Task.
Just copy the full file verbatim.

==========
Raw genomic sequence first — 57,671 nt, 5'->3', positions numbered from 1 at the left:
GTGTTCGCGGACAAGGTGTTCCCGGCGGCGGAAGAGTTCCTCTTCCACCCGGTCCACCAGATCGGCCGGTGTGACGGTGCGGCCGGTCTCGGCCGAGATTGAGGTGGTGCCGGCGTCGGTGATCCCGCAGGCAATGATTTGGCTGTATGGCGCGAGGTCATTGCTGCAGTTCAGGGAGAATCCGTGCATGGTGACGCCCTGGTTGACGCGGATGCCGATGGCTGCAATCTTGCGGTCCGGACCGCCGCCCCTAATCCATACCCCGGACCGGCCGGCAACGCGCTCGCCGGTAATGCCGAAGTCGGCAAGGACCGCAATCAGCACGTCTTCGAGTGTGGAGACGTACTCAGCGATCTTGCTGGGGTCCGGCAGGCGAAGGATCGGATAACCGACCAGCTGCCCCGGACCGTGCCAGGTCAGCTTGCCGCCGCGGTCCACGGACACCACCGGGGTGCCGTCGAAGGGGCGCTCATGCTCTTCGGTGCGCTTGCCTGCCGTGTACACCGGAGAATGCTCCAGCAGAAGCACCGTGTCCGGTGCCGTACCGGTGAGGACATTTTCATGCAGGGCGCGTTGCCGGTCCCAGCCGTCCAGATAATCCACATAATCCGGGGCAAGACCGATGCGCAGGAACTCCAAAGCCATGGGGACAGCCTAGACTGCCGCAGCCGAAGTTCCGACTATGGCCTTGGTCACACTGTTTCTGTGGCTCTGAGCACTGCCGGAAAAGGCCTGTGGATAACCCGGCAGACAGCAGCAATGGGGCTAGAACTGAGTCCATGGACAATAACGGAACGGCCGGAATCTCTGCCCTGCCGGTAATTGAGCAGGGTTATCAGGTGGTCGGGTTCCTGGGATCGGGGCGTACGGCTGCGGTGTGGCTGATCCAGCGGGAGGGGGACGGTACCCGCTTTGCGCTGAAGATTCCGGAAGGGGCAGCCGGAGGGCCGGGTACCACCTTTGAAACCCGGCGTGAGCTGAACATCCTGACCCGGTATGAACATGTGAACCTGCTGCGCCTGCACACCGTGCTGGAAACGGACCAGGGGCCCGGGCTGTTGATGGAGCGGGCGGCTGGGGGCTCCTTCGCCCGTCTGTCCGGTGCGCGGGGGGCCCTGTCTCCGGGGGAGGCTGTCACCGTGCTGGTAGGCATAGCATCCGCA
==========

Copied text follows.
Raw genomic sequence first — 57,671 nt, 5'->3', positions numbered from 1 at the left:
GTGTTCGCGGACAAGGTGTTCCCGGCGGCGGAAGAGTTCCTCTTCCACCCGGTCCACCAGATCGGCCGGTGTGACGGTGCGGCCGGTCTCGGCCGAGATTGAGGTGGTGCCGGCGTCGGTGATCCCGCAGGCAATGATTTGGCTGTATGGCGCGAGGTCATTGCTGCAGTTCAGGGAGAATCCGTGCATGGTGACGCCCTGGTTGACGCGGATGCCGATGGCTGCAATCTTGCGGTCCGGACCGCCGCCCCTAATCCATACCCCGGACCGGCCGGCAACGCGCTCGCCGGTAATGCCGAAGTCGGCAAGGACCGCAATCAGCACGTCTTCGAGTGTGGAGACGTACTCAGCGATCTTGCTGGGGTCCGGCAGGCGAAGGATCGGATAACCGACCAGCTGCCCCGGACCGTGCCAGGTCAGCTTGCCGCCGCGGTCCACGGACACCACCGGGGTGCCGTCGAAGGGGCGCTCATGCTCTTCGGTGCGCTTGCCTGCCGTGTACACCGGAGAATGCTCCAGCAGAAGCACCGTGTCCGGTGCCGTACCGGTGAGGACATTTTCATGCAGGGCGCGTTGCCGGTCCCAGCCGTCCAGATAATCCACATAATCCGGGGCAAGACCGATGCGCAGGAACTCCAAAGCCATGGGGACAGCCTAGACTGCCGCAGCCGAAGTTCCGACTATGGCCTTGGTCACACTGTTTCTGTGGCTCTGAGCACTGCCGGAAAAGGCCTGTGGATAACCCGGCAGACAGCAGCAATGGGGCTAGAACTGAGTCCATGGACAATAACGGAACGGCCGGAATCTCTGCCCTGCCGGTAATTGAGCAGGGTTATCAGGTGGTCGGGTTCCTGGGATCGGGGCGTACGGCTGCGGTGTGGCTGATCCAGCGGGAGGGGGACGGTACCCGCTTTGCGCTGAAGATTCCGGAAGGGGCAGCCGGAGGGCCGGGTACCACCTTTGAAACCCGGCGTGAGCTGAACATCCTGACCCGGTATGAACATGTGAACCTGCTGCGCCTGCACACCGTGCTGGAAACGGACCAGGGGCCCGGGCTGTTGATGGAGCGGGCGGCTGGGGGCTCCTTCGCCCGTCTGTCCGGTGCGCGGGGGGCCCTGTCTCCGGGGGAGGCTGTCACCGTGCTGGTAGGCATAGCATCCGCA